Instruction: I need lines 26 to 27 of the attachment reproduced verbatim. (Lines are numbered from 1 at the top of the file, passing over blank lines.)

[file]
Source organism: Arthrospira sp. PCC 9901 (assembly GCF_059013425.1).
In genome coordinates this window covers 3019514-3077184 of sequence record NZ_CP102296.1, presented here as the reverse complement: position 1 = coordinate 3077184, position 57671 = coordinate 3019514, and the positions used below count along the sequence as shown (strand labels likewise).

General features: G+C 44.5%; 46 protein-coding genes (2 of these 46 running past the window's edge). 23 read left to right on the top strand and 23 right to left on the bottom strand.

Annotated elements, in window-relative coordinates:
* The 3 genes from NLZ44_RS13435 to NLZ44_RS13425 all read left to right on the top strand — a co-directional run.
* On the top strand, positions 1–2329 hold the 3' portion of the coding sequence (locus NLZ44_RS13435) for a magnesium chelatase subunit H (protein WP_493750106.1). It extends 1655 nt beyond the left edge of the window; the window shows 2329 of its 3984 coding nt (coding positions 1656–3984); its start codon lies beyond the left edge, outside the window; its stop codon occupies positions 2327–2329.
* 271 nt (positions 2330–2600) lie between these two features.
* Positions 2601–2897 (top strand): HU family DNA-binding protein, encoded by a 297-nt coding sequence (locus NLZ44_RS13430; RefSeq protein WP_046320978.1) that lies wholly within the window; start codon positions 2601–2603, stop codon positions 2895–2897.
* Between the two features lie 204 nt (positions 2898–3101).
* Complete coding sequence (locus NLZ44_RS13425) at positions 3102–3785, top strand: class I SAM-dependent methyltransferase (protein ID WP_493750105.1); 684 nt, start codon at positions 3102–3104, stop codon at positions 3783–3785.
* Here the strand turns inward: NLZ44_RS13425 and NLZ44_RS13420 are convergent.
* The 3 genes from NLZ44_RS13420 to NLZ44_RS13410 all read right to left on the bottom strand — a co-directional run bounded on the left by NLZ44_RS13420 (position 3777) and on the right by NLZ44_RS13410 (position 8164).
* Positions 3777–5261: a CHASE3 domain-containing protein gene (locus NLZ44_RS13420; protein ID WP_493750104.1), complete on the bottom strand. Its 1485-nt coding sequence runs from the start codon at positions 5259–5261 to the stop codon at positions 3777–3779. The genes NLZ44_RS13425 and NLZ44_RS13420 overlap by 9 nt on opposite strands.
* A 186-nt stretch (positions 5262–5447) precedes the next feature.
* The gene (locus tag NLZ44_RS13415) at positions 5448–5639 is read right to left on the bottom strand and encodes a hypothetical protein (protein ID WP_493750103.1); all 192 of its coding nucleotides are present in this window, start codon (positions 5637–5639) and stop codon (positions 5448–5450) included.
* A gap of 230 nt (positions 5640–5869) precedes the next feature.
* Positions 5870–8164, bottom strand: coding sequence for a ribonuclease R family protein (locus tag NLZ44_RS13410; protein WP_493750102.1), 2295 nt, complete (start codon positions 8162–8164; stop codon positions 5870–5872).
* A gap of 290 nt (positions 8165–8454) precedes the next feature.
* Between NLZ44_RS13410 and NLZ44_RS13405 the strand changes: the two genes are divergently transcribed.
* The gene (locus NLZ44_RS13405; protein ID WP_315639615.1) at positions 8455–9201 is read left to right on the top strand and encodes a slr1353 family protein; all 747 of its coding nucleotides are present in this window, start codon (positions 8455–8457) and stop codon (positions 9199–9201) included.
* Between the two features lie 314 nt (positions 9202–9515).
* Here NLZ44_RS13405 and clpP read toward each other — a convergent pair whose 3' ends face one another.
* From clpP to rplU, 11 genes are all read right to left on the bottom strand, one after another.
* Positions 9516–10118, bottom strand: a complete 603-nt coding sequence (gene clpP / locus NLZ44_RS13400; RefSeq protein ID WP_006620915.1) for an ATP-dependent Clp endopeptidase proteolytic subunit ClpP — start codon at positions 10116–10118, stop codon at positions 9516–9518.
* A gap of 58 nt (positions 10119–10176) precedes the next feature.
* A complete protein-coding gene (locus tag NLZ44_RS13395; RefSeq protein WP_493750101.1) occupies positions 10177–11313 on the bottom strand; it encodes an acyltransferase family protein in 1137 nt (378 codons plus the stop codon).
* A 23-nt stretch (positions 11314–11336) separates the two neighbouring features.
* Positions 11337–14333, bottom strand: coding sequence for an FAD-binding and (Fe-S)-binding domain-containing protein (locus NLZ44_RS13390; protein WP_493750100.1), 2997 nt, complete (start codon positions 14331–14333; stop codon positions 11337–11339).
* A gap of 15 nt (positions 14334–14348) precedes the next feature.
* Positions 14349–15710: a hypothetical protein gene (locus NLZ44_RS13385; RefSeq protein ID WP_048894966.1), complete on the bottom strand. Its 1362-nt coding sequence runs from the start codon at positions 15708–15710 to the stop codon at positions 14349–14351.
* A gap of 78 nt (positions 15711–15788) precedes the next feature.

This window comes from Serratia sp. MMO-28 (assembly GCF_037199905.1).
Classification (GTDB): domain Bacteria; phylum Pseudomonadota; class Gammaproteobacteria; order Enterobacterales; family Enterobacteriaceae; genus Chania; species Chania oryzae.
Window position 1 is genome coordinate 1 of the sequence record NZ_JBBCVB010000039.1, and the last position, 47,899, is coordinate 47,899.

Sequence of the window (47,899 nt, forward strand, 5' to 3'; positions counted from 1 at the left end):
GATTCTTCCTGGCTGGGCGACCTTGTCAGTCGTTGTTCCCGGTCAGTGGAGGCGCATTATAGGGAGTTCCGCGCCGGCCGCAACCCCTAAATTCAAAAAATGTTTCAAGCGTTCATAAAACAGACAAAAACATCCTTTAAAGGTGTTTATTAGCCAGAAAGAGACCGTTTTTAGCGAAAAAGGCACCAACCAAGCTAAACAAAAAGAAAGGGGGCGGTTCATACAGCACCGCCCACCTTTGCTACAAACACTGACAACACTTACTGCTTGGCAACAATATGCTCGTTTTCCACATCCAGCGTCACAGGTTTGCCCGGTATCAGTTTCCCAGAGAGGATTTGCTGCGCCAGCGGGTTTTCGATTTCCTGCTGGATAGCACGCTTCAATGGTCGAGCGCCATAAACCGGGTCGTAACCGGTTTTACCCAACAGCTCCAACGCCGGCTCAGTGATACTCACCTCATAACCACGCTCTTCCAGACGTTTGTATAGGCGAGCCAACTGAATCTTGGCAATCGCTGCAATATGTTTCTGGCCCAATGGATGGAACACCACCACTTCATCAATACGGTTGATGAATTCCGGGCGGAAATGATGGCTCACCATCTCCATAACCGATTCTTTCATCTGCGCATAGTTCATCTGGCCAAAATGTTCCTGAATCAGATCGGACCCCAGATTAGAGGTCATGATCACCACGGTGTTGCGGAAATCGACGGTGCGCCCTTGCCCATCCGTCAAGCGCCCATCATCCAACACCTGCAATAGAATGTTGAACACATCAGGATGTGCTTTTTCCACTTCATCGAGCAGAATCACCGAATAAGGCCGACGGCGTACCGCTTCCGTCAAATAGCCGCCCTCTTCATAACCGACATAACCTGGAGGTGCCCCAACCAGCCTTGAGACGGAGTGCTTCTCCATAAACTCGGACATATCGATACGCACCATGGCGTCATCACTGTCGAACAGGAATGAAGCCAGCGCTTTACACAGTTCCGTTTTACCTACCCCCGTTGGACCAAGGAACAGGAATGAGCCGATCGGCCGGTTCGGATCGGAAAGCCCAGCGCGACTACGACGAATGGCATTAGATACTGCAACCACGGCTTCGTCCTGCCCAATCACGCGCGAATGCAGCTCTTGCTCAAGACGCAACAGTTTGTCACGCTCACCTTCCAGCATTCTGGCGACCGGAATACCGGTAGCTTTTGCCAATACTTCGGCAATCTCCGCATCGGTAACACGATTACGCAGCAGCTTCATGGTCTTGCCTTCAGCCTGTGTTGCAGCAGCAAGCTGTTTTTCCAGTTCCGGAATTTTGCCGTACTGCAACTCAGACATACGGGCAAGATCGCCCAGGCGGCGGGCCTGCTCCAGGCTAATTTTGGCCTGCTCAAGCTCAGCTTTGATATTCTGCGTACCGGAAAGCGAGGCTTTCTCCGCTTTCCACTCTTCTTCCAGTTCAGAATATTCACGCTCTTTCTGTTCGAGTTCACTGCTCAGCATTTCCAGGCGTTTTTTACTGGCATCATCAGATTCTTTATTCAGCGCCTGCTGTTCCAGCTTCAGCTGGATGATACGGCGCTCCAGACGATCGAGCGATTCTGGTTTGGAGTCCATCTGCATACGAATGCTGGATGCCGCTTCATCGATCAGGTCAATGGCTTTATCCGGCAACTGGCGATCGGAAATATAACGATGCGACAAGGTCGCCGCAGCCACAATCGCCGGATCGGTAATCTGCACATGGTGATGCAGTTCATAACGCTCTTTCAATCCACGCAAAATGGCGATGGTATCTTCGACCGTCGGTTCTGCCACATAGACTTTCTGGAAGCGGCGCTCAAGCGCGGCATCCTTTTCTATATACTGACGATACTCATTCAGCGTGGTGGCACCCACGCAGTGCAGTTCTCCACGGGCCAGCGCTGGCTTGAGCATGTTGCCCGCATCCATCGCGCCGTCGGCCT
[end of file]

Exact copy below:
* A complete protein-coding gene (locus tag NLZ44_RS13395; RefSeq protein WP_493750101.1) occupies positions 10177–11313 on the bottom strand; it encodes an acyltransferase family protein in 1137 nt (378 codons plus the stop codon).
* A 23-nt stretch (positions 11314–11336) separates the two neighbouring features.